A rower who was part of a crew rescued by the RNLI off the coast of Cushendall after getting into difficulty has described her terrifying ordeal and the dramatic mission to get them to safety.
at Bruce, a scientist from Oxfordshire, was one of six teammates attempting to circumnavigate Britain in the GB Row Challenge when worsening weather conditions forced them to raise the alarm on Saturday.
The Red Bay RNLI lifeboat was deployed at 5pm to assist in the “hugely challenging conditions”, but gale-force winds and rough seas hampered the operation.
A passing tanker acted as a buffer against the strong winds to facilitate the crew’s safe transfer from their small rowing boat, named Endurance.
Kat, whose role as part of Team Albatross includes collecting data about the environment, had never experienced a storm at sea before, so she was full of praise for her teammates for staying calm.
She also thanked the “amazing” RNLI lifeboat team for getting them to shore by 11pm and the Cushendall community for their kindness and hospitality.
“The GB Row Challenge is really difficult because of tides, strong winds and rowing two hours on and two off, 24 hours a day, but it had been going incredibly well,” said Kat.
“A big weather system came down the Irish Sea about a week ago, and we took refuge for a few days to wait it out.
“When we came round into the Irish Sea, a weather system of southerly winds had built up.
“Unfortunately, we ended up in a tricky position at the top of the Irish Sea as it narrows.
“Southerly winds were pushing us northwards and there was too much land around us, so there was a big chance of us being blown onto land.”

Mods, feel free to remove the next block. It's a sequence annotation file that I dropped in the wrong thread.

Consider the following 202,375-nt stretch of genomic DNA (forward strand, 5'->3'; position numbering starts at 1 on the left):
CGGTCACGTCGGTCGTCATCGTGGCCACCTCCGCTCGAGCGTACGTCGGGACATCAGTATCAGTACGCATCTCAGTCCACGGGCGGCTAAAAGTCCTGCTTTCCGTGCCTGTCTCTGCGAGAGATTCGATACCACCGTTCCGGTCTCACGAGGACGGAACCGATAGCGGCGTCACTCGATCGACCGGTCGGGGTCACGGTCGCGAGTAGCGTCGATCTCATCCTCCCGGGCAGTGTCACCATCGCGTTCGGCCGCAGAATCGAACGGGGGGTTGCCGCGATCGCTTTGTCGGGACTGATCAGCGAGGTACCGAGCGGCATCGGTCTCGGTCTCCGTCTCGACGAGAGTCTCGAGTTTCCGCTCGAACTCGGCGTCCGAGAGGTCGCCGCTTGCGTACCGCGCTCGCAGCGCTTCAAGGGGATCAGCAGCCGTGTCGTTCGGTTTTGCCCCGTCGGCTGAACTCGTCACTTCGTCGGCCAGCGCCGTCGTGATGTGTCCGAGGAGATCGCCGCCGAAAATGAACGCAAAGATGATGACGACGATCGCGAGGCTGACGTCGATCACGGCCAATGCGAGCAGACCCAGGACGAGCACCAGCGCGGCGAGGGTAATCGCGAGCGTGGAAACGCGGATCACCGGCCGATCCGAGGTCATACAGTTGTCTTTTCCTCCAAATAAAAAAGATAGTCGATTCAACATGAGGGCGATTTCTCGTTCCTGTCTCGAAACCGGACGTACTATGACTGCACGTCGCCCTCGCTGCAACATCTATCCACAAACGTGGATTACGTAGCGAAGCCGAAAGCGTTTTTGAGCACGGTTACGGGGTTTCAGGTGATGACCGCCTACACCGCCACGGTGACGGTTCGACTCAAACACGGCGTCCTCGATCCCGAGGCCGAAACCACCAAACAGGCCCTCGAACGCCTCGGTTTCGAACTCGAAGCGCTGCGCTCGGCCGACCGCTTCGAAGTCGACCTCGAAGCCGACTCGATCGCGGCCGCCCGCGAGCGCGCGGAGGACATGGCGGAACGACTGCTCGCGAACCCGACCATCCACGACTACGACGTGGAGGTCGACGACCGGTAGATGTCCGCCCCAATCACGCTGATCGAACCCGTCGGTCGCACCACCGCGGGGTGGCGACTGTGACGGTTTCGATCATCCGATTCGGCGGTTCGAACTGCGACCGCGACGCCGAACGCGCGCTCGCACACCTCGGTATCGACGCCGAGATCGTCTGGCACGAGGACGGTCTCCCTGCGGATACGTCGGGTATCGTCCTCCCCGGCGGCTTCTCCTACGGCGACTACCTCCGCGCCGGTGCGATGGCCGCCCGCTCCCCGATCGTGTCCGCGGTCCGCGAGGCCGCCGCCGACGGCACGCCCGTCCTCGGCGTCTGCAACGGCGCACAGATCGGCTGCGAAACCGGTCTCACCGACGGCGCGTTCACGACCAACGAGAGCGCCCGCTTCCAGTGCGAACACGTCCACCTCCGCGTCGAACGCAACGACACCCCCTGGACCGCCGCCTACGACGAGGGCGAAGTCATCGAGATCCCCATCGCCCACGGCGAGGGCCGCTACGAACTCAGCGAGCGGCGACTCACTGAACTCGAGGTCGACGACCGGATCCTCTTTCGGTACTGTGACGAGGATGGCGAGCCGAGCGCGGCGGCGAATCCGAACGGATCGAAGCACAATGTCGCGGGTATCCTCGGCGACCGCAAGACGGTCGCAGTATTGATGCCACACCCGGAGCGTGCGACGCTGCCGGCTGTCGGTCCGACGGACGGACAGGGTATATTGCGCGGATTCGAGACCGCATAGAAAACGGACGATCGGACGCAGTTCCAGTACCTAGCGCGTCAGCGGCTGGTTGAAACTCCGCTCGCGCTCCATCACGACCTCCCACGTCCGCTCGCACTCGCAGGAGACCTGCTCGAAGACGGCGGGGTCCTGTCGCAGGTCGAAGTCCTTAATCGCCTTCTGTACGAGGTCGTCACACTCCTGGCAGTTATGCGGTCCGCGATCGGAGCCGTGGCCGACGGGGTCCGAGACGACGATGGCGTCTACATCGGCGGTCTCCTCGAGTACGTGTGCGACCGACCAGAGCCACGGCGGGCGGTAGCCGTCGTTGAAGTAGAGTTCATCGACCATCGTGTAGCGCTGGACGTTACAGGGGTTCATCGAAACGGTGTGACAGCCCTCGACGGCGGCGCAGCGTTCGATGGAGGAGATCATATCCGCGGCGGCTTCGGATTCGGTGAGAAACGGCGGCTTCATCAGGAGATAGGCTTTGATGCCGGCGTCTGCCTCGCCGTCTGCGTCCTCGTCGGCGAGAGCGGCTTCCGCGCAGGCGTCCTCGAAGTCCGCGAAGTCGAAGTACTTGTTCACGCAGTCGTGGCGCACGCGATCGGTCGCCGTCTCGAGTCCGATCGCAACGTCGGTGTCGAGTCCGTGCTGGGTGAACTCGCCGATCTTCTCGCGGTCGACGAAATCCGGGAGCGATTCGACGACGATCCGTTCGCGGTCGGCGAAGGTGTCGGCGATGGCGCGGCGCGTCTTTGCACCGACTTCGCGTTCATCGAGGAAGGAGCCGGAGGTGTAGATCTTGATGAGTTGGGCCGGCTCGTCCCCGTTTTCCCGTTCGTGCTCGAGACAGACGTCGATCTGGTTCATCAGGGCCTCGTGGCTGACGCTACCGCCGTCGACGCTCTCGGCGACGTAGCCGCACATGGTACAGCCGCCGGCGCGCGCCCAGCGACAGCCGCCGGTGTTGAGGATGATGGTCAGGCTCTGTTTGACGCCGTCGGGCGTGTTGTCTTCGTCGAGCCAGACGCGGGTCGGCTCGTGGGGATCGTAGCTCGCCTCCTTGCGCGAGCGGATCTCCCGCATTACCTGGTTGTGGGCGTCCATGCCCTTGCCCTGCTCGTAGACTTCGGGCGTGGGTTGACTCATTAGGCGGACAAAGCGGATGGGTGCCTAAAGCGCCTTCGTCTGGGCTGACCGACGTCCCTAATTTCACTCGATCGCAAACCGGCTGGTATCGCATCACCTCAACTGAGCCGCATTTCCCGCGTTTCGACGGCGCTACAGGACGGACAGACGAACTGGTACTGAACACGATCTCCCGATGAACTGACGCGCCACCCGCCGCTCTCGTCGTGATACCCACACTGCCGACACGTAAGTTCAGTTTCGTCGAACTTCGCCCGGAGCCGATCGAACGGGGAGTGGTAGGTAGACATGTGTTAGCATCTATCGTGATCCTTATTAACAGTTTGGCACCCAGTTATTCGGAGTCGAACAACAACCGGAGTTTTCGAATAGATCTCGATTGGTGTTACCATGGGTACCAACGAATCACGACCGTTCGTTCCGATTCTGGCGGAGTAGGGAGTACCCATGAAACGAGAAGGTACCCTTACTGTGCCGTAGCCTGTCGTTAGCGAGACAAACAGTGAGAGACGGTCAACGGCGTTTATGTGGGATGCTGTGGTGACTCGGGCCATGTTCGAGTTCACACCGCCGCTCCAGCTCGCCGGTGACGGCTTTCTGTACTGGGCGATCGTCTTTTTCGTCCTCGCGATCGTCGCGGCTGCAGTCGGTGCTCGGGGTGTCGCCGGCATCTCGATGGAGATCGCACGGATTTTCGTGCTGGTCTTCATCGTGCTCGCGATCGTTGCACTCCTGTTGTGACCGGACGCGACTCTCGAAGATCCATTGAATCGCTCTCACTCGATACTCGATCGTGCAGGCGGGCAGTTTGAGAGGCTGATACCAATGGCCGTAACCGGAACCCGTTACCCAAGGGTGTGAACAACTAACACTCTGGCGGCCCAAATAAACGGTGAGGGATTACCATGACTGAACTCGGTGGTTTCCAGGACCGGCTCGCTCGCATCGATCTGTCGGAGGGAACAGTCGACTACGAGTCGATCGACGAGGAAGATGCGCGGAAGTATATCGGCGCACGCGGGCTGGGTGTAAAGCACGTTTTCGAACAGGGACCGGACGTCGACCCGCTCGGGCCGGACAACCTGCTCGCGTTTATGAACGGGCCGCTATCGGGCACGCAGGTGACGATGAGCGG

As the day went on and the winds became stronger, the team put lines out the back of the boat to slow the vessel down and to prevent them from pushing northwards.
With the high winds expected to last several days, the fear was that the boat could be forced onto rocks at the Mull of Kintyre.
Concerned by the weather, the team took the precautionary decision of calling for help before nightfall in case they ended up in an emergency.
Kat, who has been rowing since 2005 but only started rowing in the ocean last December, said it was “terrifying” initially, but she knew she was with experienced teammates.
“It was really scary — terrifying, really — being in a small boat in very big seas. It was my first experience of a storm while at sea,” she added.
“But my teammates are all ocean sailors or have done ocean rowing, and they kept telling me it was more scary than dangerous, that we were safe and the boat wasn’t going to turn over.
“I was frightened for the first few hours by these great big waves breaking over us, but by the end of the day, I was like, ‘Okay, here comes another big wave’.”
After they raised the alarm, the RNLI lifeboat and the Coastguard helicopter from Prestwick were sent to the scene.
The helicopter was unable to get near the vessel, and the lifeboat crew faced difficulties in attempting to transfer the rowers to their boat in gale-force winds and rough seas.
A tanker in the vicinity was called upon to help, providing a windshield to allow Team Albatross to board the lifeboat.
All six members of the crew escaped unharmed and arrived back on dry land at Cushendall at 11pm. “I couldn’t praise the Red Bay RNLI Lifeboat crew enough. They were amazing,” said Kat.
“When we arrived in Cushendall, we had nowhere to sleep and only the clothes we’d been wearing for two weeks, but the community looked after us so well, giving us accommodation, clothes and a huge amount of fish and chips.
“We could never have imagined the hospitality we’ve received.”
Kat and her team departed on the challenge from London’s Tower Bridge in June 12.
She said while they planned to continue with the expedition, weather permitting, after recovering their boat, winning the race was no longer their focus.
“What happened hasn’t put us off. We’ve had a chance to sit down and reflect, and we want to carry on with our environmental data collection,” Kat added.
“It doesn’t matter now how long it takes to complete the expedition. Our main concern is to get around safely.
“I’m very proud of our team and the decisions we made. We didn’t really know each other before embarking on this expedition, but I think what happened has helped bring us closer.”